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When you work with Boom, you’re partnered with a team of seasoned broadcast public relations professionals who understand there is no "one-size-fits-all" when it comes to getting your message on air.

A co-op, or cooperative SMT or cooperative news package combines complimentary clients, services or products within an interview segment or package that is then offered to stations for air. The appeal? You or your client can participate in a broadcast tactic for a fraction of the cost of your own segment or package. Based on our experience, a co-op may or may not deliver a strong result for you and/or the client.

For any co-op tour, we first consider client objectives. Boom Broadcast does not produce traditional “co-ops” for a number of reasons, the biggest being that we have not seen, in our 15+ years of experience in broadcast PR, that the co-op consistently delivers results to all participants. In addition, many stations are backing away from this format, as it tends to be overly commercial.

However, this strategy MIGHT be right for your objectives. Our approach is to evaluate the project, and if a co-op seems a fit, offer you guidance on getting the most out of it. Typically our best counsel is to consider what the objectives are for your client, and closely evaluate what broadcast tactic might deliver the same or greater value:

  • Is a visual key to your communication objective? If not, radio might deliver stronger ROI for the client.
  • What are your broadcast “assets”: a new product, existing visuals, an expert spokesperson, new study
  • Do you have any existing marketing partners that may benefit from combined messaging?
  • Do you have any existing marketing partners that may benefit from combined messaging?

If you do decide to participate in the co-op, here are a few considerations/guidelines to help you get the most from the tactic:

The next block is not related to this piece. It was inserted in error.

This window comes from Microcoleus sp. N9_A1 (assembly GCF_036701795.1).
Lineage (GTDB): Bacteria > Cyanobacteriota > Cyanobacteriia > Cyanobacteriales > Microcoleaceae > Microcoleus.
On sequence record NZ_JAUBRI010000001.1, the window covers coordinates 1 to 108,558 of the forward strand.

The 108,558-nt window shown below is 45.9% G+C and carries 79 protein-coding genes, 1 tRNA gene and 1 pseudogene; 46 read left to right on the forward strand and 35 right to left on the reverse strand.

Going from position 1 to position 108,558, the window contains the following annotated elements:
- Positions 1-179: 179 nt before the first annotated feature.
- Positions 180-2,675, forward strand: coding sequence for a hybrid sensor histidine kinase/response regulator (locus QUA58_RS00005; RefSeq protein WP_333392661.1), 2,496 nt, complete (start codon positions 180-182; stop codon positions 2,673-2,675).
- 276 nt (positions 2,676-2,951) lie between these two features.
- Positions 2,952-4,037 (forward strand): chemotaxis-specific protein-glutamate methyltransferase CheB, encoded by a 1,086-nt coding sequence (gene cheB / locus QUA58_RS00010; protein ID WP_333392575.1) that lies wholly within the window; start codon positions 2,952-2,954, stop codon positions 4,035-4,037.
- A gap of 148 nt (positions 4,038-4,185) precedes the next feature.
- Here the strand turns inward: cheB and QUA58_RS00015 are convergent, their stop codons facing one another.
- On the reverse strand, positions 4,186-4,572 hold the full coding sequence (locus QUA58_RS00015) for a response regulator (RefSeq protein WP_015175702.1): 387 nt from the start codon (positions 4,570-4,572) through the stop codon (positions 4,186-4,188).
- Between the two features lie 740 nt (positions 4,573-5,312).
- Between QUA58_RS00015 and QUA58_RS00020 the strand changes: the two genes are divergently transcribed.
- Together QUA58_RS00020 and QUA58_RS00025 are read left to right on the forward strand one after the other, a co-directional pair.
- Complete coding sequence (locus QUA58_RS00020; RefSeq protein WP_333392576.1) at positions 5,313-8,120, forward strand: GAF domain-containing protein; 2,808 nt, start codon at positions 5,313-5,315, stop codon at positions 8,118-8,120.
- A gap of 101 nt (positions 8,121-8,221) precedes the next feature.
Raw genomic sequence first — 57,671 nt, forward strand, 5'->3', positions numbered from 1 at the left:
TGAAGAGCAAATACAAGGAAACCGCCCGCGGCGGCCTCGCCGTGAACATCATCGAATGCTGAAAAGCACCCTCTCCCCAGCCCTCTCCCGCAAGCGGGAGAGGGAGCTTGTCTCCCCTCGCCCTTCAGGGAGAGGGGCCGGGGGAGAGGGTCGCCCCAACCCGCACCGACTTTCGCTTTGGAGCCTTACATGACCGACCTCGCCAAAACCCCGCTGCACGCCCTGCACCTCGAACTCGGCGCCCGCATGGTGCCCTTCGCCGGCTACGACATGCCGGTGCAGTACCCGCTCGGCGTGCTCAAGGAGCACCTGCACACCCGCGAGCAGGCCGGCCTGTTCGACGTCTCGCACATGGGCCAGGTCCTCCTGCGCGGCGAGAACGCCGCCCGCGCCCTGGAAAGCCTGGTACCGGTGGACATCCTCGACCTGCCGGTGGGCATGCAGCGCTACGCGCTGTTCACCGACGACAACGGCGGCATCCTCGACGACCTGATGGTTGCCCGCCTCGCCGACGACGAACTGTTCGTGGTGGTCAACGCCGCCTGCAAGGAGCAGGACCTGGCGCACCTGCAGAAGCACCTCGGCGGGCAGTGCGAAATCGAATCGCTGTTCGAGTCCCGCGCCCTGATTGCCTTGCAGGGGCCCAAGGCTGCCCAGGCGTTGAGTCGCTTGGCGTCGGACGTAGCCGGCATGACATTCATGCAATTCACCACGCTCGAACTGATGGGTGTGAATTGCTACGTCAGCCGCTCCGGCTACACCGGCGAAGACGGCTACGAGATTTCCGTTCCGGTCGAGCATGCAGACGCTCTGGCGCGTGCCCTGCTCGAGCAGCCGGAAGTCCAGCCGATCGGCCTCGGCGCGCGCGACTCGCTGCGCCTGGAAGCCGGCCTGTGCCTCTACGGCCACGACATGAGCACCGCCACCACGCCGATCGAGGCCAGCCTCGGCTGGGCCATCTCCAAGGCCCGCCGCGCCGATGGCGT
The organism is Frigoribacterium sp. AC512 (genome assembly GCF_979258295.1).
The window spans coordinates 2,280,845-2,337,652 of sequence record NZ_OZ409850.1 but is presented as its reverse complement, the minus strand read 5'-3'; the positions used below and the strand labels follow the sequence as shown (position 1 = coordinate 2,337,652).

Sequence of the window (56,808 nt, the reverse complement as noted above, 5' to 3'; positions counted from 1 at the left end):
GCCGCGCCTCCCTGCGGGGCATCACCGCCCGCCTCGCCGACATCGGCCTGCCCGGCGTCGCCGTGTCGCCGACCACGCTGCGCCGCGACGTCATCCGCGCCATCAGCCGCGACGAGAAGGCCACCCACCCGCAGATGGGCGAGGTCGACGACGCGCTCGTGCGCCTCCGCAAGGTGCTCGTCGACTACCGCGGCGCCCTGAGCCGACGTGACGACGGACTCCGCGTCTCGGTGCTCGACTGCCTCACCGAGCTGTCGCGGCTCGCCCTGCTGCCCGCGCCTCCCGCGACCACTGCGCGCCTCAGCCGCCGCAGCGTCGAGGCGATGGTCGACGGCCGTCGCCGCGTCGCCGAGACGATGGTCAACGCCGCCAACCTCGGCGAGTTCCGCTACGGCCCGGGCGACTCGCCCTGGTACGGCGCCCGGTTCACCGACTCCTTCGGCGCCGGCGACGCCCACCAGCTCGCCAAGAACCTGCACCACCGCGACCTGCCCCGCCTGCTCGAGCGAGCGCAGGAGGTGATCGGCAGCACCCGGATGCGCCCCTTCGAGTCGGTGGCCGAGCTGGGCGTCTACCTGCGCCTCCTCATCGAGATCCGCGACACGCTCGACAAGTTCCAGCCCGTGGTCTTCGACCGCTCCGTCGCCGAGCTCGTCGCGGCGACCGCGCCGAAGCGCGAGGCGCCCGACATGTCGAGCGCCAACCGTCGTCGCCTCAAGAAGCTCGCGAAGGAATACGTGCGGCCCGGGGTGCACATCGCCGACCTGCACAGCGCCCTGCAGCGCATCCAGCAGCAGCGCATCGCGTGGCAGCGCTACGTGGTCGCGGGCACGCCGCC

• Find out how many participants there will be. If there are more than three participants/products you may get short-changed on your mention or your messaging.
  • Ask for a recent rundown. Most co-op producers either just do co- ops, or have a dedicated co-op team. Ask them for a recent report or rundown/schedule so you can see the caliber and number of stations your tour is likely to achieve.
  • Find out where in the interview your message/product will be mentioned. Often, an interview can be cut short and if you are at the end of the talking points you may be cut out altogether.
  • Confirm budget. Usually co-ops should be in the $9,000 range. Negotiate if it’s higher than that.
  • Get an interview flow up front. Ask the producer to provide a specific interview flow so you know going in exactly how the tour will flow, where your mention will come, what the call to action will be, and how many tips/items the spokesperson is covering.

Finally, there just might be broadcast alternatives that better fit the client’s objectives or budget. We might offer an approach you haven’t thought of and it may deliver a stronger impact for your client. Let us know if you’d like to talk in detail

coffeelady_colorAhhhhh, the splendor of fall:  cooler mornings, falling leaves, football, pumpkin spiced lattes, salted caramel mochas, spiced chai…